A police cruiser patrols Baylor University.

Staff photo—Jerry Larson

Drug arrests have fallen steadily for the past six years at Texas State Technical College’s Waco campus, according to college crime statistics released recently.

A focus on visible patrols and use of multiple drug dog units on campus have driven the decline.

A decrease in enrollment since a spike around 2009 has also contributed to an overall decline in campus crime, TSTC Police Chief Brian Davis said.

“The visibility and the interaction with our community is really our priority, because if you do that you have the ability to impact every type of crime we address,” Davis said.

Crime rates spiked on the campus in 2009.

“We had a lot more students we were dealing with at that time,” Davis said.

Total reported crimes dropped off in the next few years, and drug arrests have continued to fall.

There were 79 drug arrests on or directly next to campus in 2009, and that fell every year to eight drug arrests in 2014, according to federal crime reports colleges are required to file every year. The majority of the drug arrests each year have been in campus housing.

The TSTC Police Department began patrolling with a drug dog a few years ago, and campus housing officials have a private drug dog they regularly use as a deterrent for students to bring drugs into the dorms, Davis said.

Students consent to those searches as part of their housing contract, he said.

There have been minor fluctuations in crime in recent years, but nothing that amounts to a trend, Davis said. For example, there was a spike in burglaries a couple years ago, but one student who broke into several campus buildings was responsible for most of the increase, Davis said.

There were 36 burglaries at TSTC in 2014, up from 27 in 2013 but down from 43 in 2011.

McLennan Community College once again had very few reported crimes on or near campus, according to its annual report.

“We’re very fortunate that they’ve stayed low,” MCC Police Chief Larry Radke said. “You can’t keep everything from happening, but we try to be out and be visible.”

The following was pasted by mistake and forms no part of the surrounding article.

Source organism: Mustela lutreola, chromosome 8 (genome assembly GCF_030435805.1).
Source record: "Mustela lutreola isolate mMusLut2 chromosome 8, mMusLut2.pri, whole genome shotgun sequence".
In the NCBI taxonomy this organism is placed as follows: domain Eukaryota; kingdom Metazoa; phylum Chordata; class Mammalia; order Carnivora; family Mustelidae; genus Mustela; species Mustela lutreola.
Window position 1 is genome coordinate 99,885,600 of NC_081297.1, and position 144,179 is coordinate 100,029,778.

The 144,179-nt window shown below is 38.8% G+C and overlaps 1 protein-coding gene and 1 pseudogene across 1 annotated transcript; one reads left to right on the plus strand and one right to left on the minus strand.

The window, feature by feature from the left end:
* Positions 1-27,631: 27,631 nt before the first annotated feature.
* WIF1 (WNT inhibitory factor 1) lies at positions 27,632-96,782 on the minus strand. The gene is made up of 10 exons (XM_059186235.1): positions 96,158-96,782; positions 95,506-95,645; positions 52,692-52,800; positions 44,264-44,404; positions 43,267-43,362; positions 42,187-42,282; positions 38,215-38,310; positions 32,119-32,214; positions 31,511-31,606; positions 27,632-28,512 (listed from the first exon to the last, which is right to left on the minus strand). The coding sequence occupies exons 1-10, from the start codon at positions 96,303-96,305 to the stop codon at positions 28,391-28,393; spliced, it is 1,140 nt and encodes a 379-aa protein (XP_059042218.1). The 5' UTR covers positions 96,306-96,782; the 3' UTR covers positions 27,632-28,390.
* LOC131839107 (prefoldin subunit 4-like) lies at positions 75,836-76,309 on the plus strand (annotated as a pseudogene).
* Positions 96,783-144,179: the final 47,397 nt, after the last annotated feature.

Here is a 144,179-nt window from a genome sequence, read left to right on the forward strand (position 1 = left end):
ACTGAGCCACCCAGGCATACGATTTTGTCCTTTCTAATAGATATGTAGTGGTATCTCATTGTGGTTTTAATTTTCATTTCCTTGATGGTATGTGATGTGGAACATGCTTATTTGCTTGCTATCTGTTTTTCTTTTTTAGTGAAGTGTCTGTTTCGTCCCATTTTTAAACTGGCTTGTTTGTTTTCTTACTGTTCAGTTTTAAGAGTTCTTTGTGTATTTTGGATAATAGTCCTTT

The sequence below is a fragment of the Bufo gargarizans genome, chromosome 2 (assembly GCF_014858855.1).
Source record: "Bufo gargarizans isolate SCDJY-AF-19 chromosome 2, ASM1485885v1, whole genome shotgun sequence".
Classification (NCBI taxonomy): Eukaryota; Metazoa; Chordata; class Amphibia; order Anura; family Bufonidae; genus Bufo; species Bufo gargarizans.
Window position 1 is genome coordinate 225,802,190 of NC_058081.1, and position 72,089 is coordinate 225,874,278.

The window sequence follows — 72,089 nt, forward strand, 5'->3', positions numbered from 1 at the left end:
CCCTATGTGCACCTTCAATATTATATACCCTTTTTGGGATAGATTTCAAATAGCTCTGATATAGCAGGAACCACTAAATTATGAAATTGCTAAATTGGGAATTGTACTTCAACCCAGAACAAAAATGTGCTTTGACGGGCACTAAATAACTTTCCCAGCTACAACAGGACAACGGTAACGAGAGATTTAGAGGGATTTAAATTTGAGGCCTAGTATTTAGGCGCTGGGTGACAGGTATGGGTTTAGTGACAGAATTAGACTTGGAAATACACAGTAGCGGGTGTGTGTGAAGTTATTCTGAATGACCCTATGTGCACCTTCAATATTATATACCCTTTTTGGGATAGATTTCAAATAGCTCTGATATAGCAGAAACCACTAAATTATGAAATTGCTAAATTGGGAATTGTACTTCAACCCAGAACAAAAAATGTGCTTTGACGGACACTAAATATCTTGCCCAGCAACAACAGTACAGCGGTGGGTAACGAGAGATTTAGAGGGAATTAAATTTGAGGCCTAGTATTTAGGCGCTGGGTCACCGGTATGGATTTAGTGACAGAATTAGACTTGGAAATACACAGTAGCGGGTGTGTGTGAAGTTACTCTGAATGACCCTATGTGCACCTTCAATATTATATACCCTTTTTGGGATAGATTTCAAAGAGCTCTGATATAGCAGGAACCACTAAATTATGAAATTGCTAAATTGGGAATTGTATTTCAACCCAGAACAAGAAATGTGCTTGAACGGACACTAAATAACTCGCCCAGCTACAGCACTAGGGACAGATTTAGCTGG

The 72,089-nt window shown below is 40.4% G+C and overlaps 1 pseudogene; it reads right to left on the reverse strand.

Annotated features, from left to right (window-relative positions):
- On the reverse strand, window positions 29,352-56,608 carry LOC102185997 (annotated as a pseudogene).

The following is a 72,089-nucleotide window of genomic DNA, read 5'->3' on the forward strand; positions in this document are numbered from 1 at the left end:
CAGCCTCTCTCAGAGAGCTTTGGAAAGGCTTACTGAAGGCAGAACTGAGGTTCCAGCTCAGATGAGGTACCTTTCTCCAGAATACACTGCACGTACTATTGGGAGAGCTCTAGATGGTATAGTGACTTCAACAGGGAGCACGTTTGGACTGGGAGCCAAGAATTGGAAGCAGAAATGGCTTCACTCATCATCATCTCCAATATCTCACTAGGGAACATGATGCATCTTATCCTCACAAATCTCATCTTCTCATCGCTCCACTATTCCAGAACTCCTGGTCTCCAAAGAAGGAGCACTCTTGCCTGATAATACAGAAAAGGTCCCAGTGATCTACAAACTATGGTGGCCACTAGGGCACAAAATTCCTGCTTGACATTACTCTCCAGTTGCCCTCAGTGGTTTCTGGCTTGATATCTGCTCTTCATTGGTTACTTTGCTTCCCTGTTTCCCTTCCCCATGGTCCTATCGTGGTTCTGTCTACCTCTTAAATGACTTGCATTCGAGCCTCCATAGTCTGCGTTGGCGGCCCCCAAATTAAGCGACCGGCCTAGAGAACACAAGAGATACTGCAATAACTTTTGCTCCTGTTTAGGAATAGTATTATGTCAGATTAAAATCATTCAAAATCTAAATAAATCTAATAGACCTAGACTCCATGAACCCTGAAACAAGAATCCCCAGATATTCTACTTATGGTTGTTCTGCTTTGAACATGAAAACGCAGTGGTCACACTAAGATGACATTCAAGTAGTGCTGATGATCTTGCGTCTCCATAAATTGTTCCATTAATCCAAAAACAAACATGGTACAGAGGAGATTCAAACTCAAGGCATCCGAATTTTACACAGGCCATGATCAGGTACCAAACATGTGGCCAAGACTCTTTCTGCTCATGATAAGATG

On the MCC campus in 2014, there were just two crimes reported — a weapons violation and a drug violation.

With concealed carry issues for college campuses in the news, officers have been keeping an eye out for people illegally carrying concealed weapons on campus, Radke said.

There was one weapons violation in 2013 and one in 2014, the first since 2009.

MCC is largely a commuter school, so not many students spend time on campus outside of classes, Radke said. There has been a single drug arrest on MCC’s main campus each year since 2009, according to annual reports.

The department has recently started focusing on walking patrols in campus buildings, and students and staff have responded well to the increased visibility, Radke said.

Officers just have to be careful to strike a balance between visibility in buildings and ensuring parking lots and roads are well patrolled, he said.

Crime on Baylor University’s campus has generally shown minor fluctuations in the past few years, according to annual reports.

Baylor officials were not available Friday to discuss the report.

The only major change was to sexual assault reports. No sexual assaults were reported to law enforcement between 2009 and 2011. Two were reported in 2012, and six were reported in 2013 and in 2014.

The increase in reporting coincided with educational efforts about dating violence and sexual assault that the university implemented in 2013. The university also hired a Title IX coordinator in the fall of 2014 to oversee the investigation of sexual violence on campus.

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